Calls for free public transport for young people in Wales

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Wales could benefit from a similar scheme to that in Scotland, campaigners say. TRANSPORT FOR WALES

Planning for a free public transport scheme for young people should start immediately, to deliver benefits for the environment and create a generation less reliant on cars says the Senedd’s Petition Committee, which is calling on the Welsh Government to work with the transport industry to begin discussions on how such a scheme would work.

Sparked by a petition and public campaign and drawing on the work of the Welsh Youth Parliament, the Committee’s report, published on 23 May, concludes that the ambition is feasible and would have a positive effect on society and the environment.

In 2023, research by the Child Poverty Action Group found the minimum annual transport cost for sending a child to secondary school to be nearly £500; the Committee’s report argues that free transport for young people would help alleviate child poverty and the cost of living pressures faced by families across Wales.

In addition to taking evidence from transport experts, the Committee spoke to Welsh Youth Parliament Members and referenced their ‘Sustainable Ways’ report which investigated the issue last year.

Almost 75% of over a thousand young people surveyed said they would take public transport more often if it was free.

Ffion Fairclough, speaking to the Committee as a Member of the Welsh Youth Parliament, said, “If public transport is seen as inconvenient, either because of reliability or price, then people will choose to use the car instead.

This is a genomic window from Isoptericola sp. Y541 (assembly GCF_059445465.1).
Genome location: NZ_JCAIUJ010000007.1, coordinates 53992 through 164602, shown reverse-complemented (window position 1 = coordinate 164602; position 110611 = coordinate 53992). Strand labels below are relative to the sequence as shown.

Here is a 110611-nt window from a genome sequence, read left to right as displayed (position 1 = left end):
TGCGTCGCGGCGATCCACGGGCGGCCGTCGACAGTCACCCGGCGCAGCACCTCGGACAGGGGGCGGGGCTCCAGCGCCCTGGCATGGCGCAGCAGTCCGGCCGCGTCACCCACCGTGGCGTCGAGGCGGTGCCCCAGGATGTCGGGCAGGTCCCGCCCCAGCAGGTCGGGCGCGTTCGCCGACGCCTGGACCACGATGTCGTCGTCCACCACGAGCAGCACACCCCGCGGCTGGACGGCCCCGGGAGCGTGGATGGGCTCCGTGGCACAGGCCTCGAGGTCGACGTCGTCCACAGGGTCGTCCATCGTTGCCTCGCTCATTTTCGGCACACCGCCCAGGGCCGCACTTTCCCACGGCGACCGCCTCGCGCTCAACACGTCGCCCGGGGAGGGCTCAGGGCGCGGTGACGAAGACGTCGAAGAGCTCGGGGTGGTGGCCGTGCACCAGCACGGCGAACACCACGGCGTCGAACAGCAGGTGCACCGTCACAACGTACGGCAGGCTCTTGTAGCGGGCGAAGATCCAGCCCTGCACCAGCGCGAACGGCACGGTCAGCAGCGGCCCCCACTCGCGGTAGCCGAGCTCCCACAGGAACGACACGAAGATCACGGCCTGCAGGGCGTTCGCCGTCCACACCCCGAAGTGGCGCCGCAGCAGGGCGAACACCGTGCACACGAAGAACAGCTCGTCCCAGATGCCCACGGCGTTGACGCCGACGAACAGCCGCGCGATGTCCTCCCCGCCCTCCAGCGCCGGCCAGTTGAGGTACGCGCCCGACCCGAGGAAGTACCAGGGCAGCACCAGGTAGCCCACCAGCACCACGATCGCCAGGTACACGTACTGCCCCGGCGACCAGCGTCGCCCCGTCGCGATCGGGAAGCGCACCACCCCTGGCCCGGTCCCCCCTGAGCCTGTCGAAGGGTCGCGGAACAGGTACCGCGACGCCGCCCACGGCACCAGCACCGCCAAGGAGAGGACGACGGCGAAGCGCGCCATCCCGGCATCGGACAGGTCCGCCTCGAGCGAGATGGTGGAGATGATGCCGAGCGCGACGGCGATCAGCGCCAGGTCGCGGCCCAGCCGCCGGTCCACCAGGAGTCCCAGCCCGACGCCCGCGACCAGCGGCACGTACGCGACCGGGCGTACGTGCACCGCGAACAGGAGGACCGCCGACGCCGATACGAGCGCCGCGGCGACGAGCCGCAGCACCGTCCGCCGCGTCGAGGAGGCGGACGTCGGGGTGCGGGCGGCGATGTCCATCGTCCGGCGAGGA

More should be invested in public transport to increase the numbers of people using it, and part of this investment should be a free service for people under 25.

“If a scheme like this was introduced, younger people would not only benefit socially, but it would also open up more work opportunities. The minimum wage for apprentices or those aged 16-17 is only £6.40 per hour, while a return journey from Pontypridd to Cardiff is nearly £9.”

Calls for free transport for young people have also come from the Children’s Commissioner for Wales, Rocio Cifuentes, in her most recent annual report and from the then Future Generations Commissioner for Wales, Sophie Howe in November 2022.

The Committee looked at the similar scheme in Scotland which has provided over 100 million free bus journeys to people under 22 years old since its inception two years ago and could serve as a blueprint for Wales to follow.

The current financial pressures that the Welsh Government faces are acknowledged, but the report argues that preparation work for the policy should still be done. Jack Sargeant MS, Chair of the Petitions Committee, said: “Free public transport for young people has the potential to be a transformative policy that would alleviate the cost of living for families, support our climate ambitions and help the post-pandemic recovery of the bus sector.

“Members of the Welsh Youth Parliament spoke to us passionately about the challenges young people face when using public transport and experts across many sectors all agreed on the benefits this scheme could bring. This policy is an investment in our youth, an investment in a greener future, and a step towards reducing our reliance on cars. Finances are tight at the moment, but it’s time for the Welsh Government to take decisive action towards making public transport accessible for all young people in Wales.”